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Informative,
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The Secret History of Wonder Woman
by Jill Lepore

Published: 2014-10-28
Hardcover : 432 pages
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Recommended to book clubs by 2 of 2 members
A riveting work of historical detection revealing that the origin of one of the world’s most iconic superheroes hides within it a fascinating family story—and a crucial history of twentieth-century feminism

Wonder Woman, created in 1941, is the most popular female superhero of all ...
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Introduction

A riveting work of historical detection revealing that the origin of one of the world’s most iconic superheroes hides within it a fascinating family story—and a crucial history of twentieth-century feminism

Wonder Woman, created in 1941, is the most popular female superhero of all time. Aside from Superman and Batman, no superhero has lasted as long or commanded so vast and wildly passionate a following. Like every other superhero, Wonder Woman has a secret identity. Unlike every other superhero, she has also has a secret history.

Harvard historian and New Yorker staff writer Jill Lepore has uncovered an astonishing trove of documents, including the never-before-seen private papers of William Moulton Marston, Wonder Woman’s creator. Beginning in his undergraduate years at Harvard, Marston was influenced by early suffragists and feminists, starting with Emmeline Pankhurst, who was banned from speaking on campus in 1911, when Marston was a freshman. In the 1920s, Marston and his wife, Sadie Elizabeth Holloway, brought into their home Olive Byrne, the niece of Margaret Sanger, one of the most influential feminists of the twentieth century. The Marston family story is a tale of drama, intrigue, and irony. In the 1930s, Marston and Byrne wrote a regular column for Family Circle celebrating conventional family life, even as they themselves pursued lives of extraordinary nonconformity. Marston, internationally known as an expert on truth—he invented the lie detector test—lived a life of secrets, only to spill them on the pages of Wonder Woman.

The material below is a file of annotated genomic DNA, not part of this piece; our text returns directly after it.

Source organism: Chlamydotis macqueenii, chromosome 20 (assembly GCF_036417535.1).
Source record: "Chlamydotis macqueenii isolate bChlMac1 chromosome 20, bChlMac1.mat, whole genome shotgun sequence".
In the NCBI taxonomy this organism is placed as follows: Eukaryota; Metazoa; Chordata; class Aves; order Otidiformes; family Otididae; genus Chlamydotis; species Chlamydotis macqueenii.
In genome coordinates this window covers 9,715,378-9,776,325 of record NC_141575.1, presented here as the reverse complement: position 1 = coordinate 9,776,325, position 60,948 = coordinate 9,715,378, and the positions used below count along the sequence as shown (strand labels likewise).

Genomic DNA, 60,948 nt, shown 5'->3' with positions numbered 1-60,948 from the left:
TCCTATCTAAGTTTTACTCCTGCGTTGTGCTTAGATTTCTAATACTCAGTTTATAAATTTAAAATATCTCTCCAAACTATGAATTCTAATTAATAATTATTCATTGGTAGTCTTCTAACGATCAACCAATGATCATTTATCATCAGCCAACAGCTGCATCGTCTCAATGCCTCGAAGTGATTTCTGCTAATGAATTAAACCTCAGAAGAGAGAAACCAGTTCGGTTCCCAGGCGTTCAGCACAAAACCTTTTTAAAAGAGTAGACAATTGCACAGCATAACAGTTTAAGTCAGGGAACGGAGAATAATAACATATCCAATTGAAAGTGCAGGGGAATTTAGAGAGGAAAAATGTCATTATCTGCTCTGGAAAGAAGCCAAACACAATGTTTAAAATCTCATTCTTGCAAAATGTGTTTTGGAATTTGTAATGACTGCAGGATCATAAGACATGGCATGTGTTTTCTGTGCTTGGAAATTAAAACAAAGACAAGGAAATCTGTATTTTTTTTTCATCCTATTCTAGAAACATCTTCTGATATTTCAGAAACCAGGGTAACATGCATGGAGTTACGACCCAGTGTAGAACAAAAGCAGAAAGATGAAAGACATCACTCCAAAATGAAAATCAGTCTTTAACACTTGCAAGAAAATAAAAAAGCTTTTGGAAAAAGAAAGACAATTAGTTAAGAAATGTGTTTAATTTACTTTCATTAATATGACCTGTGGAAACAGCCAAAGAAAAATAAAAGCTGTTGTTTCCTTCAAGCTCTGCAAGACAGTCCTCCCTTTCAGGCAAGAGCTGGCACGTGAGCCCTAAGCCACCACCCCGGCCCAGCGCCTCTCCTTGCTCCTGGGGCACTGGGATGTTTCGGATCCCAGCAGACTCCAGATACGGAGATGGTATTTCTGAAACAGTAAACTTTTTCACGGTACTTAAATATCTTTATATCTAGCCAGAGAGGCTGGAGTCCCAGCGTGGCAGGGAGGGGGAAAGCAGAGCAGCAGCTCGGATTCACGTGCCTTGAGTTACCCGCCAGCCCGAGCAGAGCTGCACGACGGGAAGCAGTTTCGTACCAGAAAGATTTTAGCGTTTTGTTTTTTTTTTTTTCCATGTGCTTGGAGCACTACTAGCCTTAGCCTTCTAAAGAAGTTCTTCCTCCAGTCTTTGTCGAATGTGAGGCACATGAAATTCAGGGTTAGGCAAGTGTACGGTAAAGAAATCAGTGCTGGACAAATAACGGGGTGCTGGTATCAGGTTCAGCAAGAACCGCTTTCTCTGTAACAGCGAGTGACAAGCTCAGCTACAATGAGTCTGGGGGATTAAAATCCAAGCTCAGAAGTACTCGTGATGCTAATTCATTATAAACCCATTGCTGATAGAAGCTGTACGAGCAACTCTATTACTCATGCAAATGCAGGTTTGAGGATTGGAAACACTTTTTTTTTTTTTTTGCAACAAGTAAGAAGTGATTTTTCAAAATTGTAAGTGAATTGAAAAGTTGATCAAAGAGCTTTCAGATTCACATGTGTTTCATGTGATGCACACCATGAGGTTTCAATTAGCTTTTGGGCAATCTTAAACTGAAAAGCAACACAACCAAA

The Secret History of Wonder Woman
is a tour de force of intellectual and cultural history. Wonder Woman, Lepore argues, is the missing link in the history of the struggle for women’s rights—a chain of events that begins with the women’s suffrage campaigns of the early 1900s and ends with the troubled place of feminism a century later.

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Member Reviews

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  "Lots of History"by kentuckmn (see profile) 05/13/16

A good topic, but the author included too much information, unnecessary information. Half the book was footnotes. But worth the time for the history and women's rights.

 
  "The Secret History of Wonder Woman"by rosebud13 (see profile) 02/19/15

I loved reading the true back story to Wonder Woman and learning about the comic strips authors, his views on feminism, and how that played out in his professional and personal life. its interesting to... (read more)

 
  "Loved this book!"by RockitGirl (see profile) 11/09/14

I've never been a comic book reader, but I was a Wonder Woman fan as a young girl. I was completely unaware of the connection of Wonder Woman to early 20th century feminism. It's interesting to read... (read more)

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